The UK Internal Market Bill is not yet published. Accounts of it suggest it’s purpose is to put into law the common approaches that subsist across the UK and the Devolved Governments to food, environment and animal welfare, in the context of international trade agreements.

Presently, a concept of ‘common frameworks’ is agreed between the UK and the Devolved Governments to enable the functioning of the UK internal market (in areas that are currently governed by the European Union) from the 1st January 2021, while acknowledging policy divergence.

The Finance and Constitutional Committee (FCC) of the Scottish Parliament has been consulting on views about how the UK Internal Market might operate from 1st January 2021. This consultation closed 28th February 2020.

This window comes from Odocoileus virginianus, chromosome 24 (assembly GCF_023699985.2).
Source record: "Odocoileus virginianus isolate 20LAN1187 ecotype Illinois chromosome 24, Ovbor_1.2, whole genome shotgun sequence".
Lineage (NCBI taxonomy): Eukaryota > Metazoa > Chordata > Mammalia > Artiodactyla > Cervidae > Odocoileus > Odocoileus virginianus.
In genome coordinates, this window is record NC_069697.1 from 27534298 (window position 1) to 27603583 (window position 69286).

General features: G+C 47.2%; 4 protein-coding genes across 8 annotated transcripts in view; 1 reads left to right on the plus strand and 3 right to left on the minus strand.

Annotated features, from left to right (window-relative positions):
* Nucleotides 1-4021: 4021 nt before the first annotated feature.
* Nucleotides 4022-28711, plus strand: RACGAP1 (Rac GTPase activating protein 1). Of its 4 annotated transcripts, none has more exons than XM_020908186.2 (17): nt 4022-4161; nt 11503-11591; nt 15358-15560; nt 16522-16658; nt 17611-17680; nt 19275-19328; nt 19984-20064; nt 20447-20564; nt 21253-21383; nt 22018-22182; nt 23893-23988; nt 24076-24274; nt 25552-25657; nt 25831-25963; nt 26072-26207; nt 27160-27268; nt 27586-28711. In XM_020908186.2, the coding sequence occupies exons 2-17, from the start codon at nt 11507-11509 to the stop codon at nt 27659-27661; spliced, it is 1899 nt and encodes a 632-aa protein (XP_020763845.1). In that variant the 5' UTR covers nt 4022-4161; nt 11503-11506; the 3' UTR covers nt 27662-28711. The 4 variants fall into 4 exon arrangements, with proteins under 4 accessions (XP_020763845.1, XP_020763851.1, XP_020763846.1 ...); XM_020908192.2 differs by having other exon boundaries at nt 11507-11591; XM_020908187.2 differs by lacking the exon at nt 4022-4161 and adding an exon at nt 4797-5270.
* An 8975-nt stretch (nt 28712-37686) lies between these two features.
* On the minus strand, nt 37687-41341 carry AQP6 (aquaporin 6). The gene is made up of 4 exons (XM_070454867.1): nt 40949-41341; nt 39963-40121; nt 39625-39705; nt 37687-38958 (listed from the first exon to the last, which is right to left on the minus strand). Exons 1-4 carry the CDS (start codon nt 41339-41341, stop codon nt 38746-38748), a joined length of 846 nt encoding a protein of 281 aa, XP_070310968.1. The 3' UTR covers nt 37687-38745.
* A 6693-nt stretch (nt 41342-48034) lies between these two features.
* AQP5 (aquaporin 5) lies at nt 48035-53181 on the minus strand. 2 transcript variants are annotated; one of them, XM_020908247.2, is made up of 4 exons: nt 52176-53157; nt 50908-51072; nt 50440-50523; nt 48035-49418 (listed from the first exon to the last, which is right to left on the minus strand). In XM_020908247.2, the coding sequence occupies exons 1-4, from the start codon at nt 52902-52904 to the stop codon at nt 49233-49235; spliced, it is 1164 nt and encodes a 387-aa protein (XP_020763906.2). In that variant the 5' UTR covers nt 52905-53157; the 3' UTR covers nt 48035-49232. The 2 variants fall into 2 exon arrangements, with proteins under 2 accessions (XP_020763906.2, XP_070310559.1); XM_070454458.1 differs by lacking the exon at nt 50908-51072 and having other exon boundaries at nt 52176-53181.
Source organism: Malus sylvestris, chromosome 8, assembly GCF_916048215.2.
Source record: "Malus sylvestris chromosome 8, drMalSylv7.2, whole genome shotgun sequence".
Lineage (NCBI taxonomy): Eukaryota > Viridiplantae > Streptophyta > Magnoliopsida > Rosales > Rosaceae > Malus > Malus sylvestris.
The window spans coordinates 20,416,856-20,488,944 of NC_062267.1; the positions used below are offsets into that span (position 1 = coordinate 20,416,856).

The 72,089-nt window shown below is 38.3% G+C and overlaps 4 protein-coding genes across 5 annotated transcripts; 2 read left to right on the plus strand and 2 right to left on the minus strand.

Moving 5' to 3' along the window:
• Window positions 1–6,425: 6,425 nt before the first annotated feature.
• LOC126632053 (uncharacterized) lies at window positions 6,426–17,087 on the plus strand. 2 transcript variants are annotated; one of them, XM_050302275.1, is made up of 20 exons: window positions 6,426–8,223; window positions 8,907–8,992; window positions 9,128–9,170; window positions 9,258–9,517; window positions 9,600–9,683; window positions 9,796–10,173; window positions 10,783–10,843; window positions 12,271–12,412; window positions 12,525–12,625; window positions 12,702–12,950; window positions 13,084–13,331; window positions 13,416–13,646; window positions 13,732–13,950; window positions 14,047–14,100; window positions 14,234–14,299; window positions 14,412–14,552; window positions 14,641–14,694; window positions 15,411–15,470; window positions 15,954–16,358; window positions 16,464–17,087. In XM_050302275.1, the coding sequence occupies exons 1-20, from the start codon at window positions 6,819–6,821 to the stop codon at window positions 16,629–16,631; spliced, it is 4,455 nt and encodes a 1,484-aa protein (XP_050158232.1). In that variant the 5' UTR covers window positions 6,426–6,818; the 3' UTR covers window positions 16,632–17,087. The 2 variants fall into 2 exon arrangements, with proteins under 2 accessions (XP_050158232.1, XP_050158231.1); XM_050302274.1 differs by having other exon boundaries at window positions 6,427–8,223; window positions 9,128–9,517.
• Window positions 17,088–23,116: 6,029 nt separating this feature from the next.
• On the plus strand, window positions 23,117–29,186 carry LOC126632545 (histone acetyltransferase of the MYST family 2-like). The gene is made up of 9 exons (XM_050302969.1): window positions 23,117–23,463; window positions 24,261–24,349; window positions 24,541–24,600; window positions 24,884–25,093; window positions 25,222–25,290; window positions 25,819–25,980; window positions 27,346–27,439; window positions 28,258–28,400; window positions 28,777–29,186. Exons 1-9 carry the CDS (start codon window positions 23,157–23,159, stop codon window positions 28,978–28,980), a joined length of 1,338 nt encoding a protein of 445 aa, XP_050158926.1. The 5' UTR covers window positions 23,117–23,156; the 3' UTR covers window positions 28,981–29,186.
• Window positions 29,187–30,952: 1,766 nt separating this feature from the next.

More details are here.

Further Blog posts will be issued in the event that the UK Internal Market Bill is progressed.

Scotland EU Continuity Bill (Scotland 1st Jan 2021)

On 18 June 2020, the Scottish Government introduced the UK Withdrawal from the European Union (Continuity) (Scotland) Bill. Details are here.

The purpose of the Bill is to:

a. enable the Scottish Ministers to make provision in secondary legislation to allow Scots law to be able to ‘keep pace’ with EU law in devolved areas, where appropriate;

b. ensure that there continue to be guiding principles on the environment in Scotland;

c. establish an environmental governance body, Environmental Standards Scotland;

[The UK Environment Bill at Westminster seeks to establish, amongst other matters, an environmental governance body, the Office for Environmental Protection, in England]